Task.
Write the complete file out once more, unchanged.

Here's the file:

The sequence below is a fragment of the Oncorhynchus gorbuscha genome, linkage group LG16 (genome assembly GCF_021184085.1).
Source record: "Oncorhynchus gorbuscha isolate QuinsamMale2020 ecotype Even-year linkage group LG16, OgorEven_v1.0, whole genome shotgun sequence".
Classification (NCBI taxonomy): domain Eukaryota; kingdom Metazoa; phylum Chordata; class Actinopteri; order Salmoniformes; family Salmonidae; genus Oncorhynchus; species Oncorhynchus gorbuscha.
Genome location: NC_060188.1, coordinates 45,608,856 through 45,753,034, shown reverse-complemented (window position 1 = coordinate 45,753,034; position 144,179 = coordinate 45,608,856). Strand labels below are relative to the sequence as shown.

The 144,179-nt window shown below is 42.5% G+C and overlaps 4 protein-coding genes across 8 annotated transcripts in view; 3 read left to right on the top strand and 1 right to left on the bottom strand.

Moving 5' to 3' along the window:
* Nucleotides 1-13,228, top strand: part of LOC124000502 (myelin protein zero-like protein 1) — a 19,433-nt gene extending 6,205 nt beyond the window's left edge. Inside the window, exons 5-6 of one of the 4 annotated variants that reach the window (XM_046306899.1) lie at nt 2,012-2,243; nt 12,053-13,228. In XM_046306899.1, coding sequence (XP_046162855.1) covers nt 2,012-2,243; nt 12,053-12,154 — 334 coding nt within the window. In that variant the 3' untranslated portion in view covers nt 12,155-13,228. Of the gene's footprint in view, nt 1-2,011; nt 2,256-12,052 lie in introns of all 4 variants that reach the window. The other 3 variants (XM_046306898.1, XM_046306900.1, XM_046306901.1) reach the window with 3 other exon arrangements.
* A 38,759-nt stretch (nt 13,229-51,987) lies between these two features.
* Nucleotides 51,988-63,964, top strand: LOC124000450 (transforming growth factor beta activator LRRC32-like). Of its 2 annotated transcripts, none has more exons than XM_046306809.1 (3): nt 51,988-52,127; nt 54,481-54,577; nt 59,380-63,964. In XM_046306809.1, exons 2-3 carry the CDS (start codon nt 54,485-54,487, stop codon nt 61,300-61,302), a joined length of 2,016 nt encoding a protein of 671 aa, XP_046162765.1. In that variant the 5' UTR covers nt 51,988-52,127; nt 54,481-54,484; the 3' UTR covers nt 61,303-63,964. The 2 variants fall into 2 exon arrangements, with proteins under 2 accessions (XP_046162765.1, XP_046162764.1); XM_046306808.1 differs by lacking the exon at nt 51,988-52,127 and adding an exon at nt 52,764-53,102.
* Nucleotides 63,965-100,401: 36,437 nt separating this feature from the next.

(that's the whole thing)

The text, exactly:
The sequence below is a fragment of the Oncorhynchus gorbuscha genome, linkage group LG16 (genome assembly GCF_021184085.1).
Source record: "Oncorhynchus gorbuscha isolate QuinsamMale2020 ecotype Even-year linkage group LG16, OgorEven_v1.0, whole genome shotgun sequence".
Classification (NCBI taxonomy): domain Eukaryota; kingdom Metazoa; phylum Chordata; class Actinopteri; order Salmoniformes; family Salmonidae; genus Oncorhynchus; species Oncorhynchus gorbuscha.
Genome location: NC_060188.1, coordinates 45,608,856 through 45,753,034, shown reverse-complemented (window position 1 = coordinate 45,753,034; position 144,179 = coordinate 45,608,856). Strand labels below are relative to the sequence as shown.

The 144,179-nt window shown below is 42.5% G+C and overlaps 4 protein-coding genes across 8 annotated transcripts in view; 3 read left to right on the top strand and 1 right to left on the bottom strand.

Moving 5' to 3' along the window:
* Nucleotides 1-13,228, top strand: part of LOC124000502 (myelin protein zero-like protein 1) — a 19,433-nt gene extending 6,205 nt beyond the window's left edge. Inside the window, exons 5-6 of one of the 4 annotated variants that reach the window (XM_046306899.1) lie at nt 2,012-2,243; nt 12,053-13,228. In XM_046306899.1, coding sequence (XP_046162855.1) covers nt 2,012-2,243; nt 12,053-12,154 — 334 coding nt within the window. In that variant the 3' untranslated portion in view covers nt 12,155-13,228. Of the gene's footprint in view, nt 1-2,011; nt 2,256-12,052 lie in introns of all 4 variants that reach the window. The other 3 variants (XM_046306898.1, XM_046306900.1, XM_046306901.1) reach the window with 3 other exon arrangements.
* A 38,759-nt stretch (nt 13,229-51,987) lies between these two features.
* Nucleotides 51,988-63,964, top strand: LOC124000450 (transforming growth factor beta activator LRRC32-like). Of its 2 annotated transcripts, none has more exons than XM_046306809.1 (3): nt 51,988-52,127; nt 54,481-54,577; nt 59,380-63,964. In XM_046306809.1, exons 2-3 carry the CDS (start codon nt 54,485-54,487, stop codon nt 61,300-61,302), a joined length of 2,016 nt encoding a protein of 671 aa, XP_046162765.1. In that variant the 5' UTR covers nt 51,988-52,127; nt 54,481-54,484; the 3' UTR covers nt 61,303-63,964. The 2 variants fall into 2 exon arrangements, with proteins under 2 accessions (XP_046162765.1, XP_046162764.1); XM_046306808.1 differs by lacking the exon at nt 51,988-52,127 and adding an exon at nt 52,764-53,102.
* Nucleotides 63,965-100,401: 36,437 nt separating this feature from the next.